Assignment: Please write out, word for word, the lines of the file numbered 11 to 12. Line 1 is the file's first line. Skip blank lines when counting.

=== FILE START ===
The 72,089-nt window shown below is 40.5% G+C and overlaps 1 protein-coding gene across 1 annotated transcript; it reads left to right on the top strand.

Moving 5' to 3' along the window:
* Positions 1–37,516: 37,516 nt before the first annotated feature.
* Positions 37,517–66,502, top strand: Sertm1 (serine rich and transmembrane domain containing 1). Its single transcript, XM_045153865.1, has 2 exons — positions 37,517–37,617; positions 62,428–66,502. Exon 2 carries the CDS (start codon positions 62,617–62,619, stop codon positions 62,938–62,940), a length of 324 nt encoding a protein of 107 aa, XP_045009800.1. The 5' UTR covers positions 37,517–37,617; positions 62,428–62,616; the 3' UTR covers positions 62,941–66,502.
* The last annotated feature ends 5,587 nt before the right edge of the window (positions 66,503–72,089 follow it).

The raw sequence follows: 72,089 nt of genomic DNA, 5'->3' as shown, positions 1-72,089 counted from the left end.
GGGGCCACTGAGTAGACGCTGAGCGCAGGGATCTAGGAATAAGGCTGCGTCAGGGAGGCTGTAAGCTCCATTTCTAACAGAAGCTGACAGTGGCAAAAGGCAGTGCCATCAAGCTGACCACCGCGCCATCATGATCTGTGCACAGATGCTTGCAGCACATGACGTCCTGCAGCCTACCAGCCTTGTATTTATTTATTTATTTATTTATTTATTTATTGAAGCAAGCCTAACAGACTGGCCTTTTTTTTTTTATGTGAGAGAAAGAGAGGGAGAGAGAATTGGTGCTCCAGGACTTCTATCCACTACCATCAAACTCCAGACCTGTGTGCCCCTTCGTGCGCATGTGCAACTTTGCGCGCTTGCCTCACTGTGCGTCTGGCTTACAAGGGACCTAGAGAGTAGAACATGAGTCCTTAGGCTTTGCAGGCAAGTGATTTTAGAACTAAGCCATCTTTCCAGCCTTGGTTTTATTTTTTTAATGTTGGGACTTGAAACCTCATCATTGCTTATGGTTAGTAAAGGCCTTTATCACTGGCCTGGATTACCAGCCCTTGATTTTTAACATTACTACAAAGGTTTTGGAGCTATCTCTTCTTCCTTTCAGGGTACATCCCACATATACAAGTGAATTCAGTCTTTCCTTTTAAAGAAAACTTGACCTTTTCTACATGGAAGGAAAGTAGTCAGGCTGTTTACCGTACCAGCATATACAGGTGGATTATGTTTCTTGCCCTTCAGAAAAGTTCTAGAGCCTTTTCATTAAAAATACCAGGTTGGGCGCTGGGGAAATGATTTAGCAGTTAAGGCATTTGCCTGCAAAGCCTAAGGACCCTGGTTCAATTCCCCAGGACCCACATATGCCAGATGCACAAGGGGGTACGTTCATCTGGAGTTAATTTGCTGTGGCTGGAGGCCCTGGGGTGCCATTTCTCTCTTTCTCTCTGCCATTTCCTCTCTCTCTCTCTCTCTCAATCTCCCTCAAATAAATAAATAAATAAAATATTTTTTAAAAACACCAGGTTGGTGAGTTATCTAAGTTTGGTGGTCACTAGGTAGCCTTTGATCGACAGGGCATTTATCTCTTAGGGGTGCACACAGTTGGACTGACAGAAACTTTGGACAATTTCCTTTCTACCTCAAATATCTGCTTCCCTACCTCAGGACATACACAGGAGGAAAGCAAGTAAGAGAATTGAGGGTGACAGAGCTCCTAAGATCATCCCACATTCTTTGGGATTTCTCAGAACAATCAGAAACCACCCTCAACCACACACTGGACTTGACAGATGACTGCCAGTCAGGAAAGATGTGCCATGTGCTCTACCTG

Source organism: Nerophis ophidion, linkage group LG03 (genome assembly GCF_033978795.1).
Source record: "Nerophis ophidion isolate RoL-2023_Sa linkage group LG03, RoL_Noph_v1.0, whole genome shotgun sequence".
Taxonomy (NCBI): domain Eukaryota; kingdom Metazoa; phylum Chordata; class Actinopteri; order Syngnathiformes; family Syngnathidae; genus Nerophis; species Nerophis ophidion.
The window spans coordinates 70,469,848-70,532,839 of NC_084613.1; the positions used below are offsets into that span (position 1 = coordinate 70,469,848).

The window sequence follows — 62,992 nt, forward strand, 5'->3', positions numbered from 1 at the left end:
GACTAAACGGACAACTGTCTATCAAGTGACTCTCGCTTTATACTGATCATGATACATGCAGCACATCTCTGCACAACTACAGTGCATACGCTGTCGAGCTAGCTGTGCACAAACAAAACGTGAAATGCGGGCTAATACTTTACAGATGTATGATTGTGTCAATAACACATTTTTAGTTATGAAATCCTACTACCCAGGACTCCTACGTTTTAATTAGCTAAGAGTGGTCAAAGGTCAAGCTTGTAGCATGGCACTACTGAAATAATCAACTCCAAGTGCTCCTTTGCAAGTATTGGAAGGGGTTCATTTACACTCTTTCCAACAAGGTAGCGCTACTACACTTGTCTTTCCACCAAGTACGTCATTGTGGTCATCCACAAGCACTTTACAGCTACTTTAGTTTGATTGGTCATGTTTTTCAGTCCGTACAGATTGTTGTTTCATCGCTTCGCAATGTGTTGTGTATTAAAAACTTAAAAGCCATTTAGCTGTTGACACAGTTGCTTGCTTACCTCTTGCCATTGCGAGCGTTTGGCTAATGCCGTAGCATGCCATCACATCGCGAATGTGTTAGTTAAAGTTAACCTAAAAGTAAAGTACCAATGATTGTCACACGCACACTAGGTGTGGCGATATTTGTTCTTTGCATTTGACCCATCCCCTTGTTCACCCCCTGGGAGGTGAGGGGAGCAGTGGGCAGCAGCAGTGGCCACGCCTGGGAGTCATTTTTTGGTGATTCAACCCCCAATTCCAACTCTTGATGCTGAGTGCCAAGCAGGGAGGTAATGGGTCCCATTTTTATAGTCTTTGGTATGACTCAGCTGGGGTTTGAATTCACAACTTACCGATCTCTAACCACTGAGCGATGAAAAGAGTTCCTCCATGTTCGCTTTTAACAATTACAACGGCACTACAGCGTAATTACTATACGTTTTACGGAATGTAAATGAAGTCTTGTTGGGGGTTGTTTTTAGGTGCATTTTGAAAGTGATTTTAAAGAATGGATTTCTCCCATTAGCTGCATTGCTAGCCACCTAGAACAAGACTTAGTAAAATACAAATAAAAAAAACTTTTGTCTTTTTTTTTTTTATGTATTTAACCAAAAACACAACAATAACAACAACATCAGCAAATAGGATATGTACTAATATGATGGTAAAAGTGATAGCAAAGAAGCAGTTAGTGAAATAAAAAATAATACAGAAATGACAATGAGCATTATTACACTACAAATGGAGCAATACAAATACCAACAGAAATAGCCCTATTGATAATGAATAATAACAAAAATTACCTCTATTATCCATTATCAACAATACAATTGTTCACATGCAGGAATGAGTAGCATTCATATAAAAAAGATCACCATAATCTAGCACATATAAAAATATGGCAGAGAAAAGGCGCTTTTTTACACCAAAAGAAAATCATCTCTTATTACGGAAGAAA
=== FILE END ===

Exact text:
The window spans coordinates 70,469,848-70,532,839 of NC_084613.1; the positions used below are offsets into that span (position 1 = coordinate 70,469,848).

The window sequence follows — 62,992 nt, forward strand, 5'->3', positions numbered from 1 at the left end: